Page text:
Skijoring is a thrilling combination of skiing and racing – why not give it a go this winter?
The gates spring open. Twelve thoroughbreds surge forwards through a cloud of snowflakes, a gaggle of neon-clad skiers jostling in their wake as scrabbling hooves hurl snow pellets into the sky. A furlong later and the chaos subsides, the horses settling into a familiar racing pattern as they stretch out along the snow-white track around the frozen Lake St Moritz. They stream past fur-clad crowds cheering from the rails, towing their skiers – bar two, cut loose in the initial mayhem but whose rigging remains to trip up the others. One skier is valiantly continuing on one ski, his other having flicked off in the early mêlée. If it is exhilarating to watch, it must be electric to take part, a heady blend of speed, horsepower, danger and blow-your-mind adrenaline – with a blast of icy kickback in your face.
This is the skikjoring race at White Turf St Moritz, this enigmatic sport’s blue-riband event. It is at once traditional and bonkers. Skijoring (without the second ‘k’) – which involves a horse and rider pulling a skier over the snow – dates back millennia to the days when hunters in snowbound climes harnessed reindeer to speed up their search for food. The sport’s name derives from the Norwegian for ski driving: skikjøring. While Asians, North Americans and the Scandinavians lay claim to its origins as a method of transportation, it has gradually evolved into a sport that is enjoyed by novices and experts alike, from Norway, Scotland, the Alps and the Tatras to the Rockies.
Not many people – around 12 a year – are brave or brilliant enough to steer a racehorse 2,700 metres round an icy lake at 40mph. But providing you’re good enough to carve a parallel turn on a pair of skis, there are plenty of options for those who want to have a go, from a belle balade in an Alpine forest to handbrake skids and even obstacle courses.
Fast and furious
At the top end is the racing, which made its one and only Olympic appearance in St Moritz in 1928. Since then, skijoring in its purest form – without a jockey and known as skikjoring (with two ‘k’s) – continues to take place annually and exclusively at the swish resort’s White Turf horseracing festival (6, 13 and 20 February 2022).
‘Drivers’, as the skiers are known, are licensed and need to be fantastic skiers. Most are ski instructors with slalom racing backgrounds, while the horses are all thoroughbreds. It’s fast and furious.
Valeria Schiergen (née Holinger) was the first woman to take part in the skikjoring race. The Swiss driver has twice won the title of ‘Queen of Engadin’ for top ranking over the three races during White Turf.
“My father had already done skikjoring, so it was natural that I would follow,” says Schiergen. “It’s an amazing experience. You have so much adrenaline in your body. The speed, the horses galloping next to you and the crowd shouting for you is just awesome.”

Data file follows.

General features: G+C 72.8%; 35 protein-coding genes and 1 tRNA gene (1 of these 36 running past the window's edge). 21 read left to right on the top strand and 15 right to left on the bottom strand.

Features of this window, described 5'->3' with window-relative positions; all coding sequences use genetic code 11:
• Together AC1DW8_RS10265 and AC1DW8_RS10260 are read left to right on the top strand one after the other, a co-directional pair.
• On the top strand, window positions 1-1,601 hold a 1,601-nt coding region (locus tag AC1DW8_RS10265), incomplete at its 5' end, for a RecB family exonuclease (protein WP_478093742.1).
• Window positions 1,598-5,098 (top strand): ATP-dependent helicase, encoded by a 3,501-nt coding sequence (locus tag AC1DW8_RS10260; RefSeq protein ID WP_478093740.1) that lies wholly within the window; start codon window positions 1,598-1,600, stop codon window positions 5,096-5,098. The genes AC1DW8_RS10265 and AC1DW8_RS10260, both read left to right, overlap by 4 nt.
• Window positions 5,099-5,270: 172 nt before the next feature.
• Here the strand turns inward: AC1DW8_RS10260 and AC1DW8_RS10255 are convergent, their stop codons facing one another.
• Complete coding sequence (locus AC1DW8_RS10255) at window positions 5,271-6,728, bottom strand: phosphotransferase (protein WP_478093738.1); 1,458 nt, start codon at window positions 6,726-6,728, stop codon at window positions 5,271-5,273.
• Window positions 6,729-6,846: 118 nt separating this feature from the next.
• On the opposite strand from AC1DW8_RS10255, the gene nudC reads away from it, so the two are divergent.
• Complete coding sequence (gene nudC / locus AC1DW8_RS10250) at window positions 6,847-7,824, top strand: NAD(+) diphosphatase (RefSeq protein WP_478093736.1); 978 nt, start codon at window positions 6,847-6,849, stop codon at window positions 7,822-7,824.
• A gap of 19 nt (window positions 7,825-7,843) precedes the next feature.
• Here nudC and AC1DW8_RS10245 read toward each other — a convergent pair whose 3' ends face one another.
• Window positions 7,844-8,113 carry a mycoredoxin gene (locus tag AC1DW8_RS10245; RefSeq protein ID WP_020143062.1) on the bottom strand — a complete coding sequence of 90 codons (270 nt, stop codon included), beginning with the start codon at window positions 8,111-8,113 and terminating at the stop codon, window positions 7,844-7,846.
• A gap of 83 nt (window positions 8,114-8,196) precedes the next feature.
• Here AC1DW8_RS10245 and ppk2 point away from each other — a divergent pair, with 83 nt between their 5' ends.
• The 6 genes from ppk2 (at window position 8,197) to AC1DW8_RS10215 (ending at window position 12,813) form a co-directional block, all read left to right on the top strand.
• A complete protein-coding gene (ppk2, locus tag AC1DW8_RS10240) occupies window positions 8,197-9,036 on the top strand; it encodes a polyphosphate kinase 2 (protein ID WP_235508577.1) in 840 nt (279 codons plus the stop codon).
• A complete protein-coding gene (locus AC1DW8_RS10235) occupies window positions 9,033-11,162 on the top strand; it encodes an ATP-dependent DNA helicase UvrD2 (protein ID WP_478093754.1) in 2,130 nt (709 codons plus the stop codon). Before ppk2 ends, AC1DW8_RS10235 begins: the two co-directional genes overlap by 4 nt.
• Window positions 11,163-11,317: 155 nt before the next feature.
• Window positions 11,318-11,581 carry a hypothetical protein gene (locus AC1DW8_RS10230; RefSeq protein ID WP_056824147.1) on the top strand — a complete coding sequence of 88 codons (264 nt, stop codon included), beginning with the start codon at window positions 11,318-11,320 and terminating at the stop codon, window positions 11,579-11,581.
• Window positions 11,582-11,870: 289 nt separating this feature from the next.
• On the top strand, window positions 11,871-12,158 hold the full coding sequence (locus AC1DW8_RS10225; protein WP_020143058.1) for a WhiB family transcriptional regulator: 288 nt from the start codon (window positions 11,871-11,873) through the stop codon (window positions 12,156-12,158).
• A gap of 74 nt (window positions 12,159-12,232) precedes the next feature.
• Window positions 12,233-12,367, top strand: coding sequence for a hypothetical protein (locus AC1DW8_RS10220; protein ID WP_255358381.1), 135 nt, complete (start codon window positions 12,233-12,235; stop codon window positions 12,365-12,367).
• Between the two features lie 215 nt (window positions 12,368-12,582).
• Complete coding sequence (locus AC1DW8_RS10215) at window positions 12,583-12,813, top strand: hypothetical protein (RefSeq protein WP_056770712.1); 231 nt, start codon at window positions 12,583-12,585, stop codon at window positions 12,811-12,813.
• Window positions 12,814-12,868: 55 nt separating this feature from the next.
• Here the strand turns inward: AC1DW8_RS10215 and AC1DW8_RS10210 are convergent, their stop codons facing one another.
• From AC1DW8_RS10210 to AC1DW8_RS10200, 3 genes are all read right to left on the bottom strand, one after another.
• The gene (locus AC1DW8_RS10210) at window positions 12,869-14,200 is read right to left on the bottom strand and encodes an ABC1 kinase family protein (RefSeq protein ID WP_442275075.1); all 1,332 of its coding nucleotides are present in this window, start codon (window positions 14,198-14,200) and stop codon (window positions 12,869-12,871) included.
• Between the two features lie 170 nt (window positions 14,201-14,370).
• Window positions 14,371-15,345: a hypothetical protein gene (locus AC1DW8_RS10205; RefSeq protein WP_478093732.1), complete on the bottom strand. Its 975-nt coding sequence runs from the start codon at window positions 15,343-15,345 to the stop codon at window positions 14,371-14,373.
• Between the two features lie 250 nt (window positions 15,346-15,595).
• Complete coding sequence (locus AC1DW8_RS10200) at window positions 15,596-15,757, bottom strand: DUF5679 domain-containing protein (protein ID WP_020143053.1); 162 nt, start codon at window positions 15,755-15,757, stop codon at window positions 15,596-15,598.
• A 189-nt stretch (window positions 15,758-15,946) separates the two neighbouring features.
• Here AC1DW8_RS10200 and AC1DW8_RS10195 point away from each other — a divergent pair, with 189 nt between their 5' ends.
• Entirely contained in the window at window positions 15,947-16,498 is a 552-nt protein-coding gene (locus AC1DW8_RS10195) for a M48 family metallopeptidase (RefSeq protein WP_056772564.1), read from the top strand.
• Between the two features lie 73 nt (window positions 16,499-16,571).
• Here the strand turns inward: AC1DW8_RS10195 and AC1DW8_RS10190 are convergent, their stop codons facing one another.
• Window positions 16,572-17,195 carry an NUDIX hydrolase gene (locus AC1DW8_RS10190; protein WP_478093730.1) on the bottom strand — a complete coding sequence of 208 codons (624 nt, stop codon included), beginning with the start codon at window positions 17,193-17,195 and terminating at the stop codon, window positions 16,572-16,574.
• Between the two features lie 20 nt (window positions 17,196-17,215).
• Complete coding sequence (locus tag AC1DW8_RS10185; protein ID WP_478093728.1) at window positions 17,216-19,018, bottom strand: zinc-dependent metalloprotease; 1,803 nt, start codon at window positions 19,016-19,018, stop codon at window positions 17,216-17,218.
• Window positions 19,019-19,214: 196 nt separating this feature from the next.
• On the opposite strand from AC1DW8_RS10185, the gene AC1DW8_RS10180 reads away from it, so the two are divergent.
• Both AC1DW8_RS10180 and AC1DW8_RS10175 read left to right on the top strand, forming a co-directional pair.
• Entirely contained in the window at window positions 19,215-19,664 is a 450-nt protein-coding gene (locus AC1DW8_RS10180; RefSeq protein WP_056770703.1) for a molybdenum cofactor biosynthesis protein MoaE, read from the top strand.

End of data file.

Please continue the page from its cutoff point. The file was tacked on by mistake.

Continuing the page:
Although skikjoring is a limited elite sport, Schiergen has advice for amateurs. “If you have the opportunity to try skijoring, enjoy it,” she says. “You have to be a good skier, because you need to be able to concentrate on your horse [not your skis]. You also have to be brave, maybe also a little bit crazy.”
Go crazy in Calgary
Craziness was part of the appeal for Susan Oakes, Master of the Fingal Harriers Hunt in Ireland and an accomplished showjumper. In the pub after a day’s hunting with Canadian friend Sam Mitchell, Oakes accepted an invitation to Skijordue, an inaugural skijor competition Mitchell was organising in Calgary in February 2020. Unlike in St Moritz, the skijoring races would involve a rider steering the horse that was towing the skier.
Billed as ‘part snow rodeo, part extreme ski competition and the wildest spectator sport around. Ski haw!’, Skijordue blends cowboy spirit with the ski and snowboard culture of the Rockies. While White Turf’s fur and snow is an Alpine version of Cheltenham’s tweed and grass, this is the Wild West. Oakes, already a side-saddle supremo at the Calgary Stampede, could hardly turn it down. Together with friend Barry O’Brien Lynch, “a very good skier”, they set about preparing an ‘Irish team’. Snag one: Ireland’s lack of snow. “I told Barry we had to practise, so we had a roll of carpet we put on a hill, a child’s sleigh and an old Massey Ferguson 85,” explains Oakes. “We made Barry stand on the sleigh to practise the pull.”
After two days’ training at the race venue, Millarville, where Oakes had to get used to a Western saddle, dallying (the art of wrapping the tow-rope round the saddle horn) and acquainting herself with the “brilliant quarter horse Bowie”, the Irelanders were ready for action.
There were several different types of race, some with jumps and obstacle courses, but the most prestigious was the two-furlong sprint. “People come from all over America to watch – it attracts the top cowboys and skiers,” says Oakes. “All the cowboys were so professional, and I was struggling to hold the reins in one hand and the rope with the other.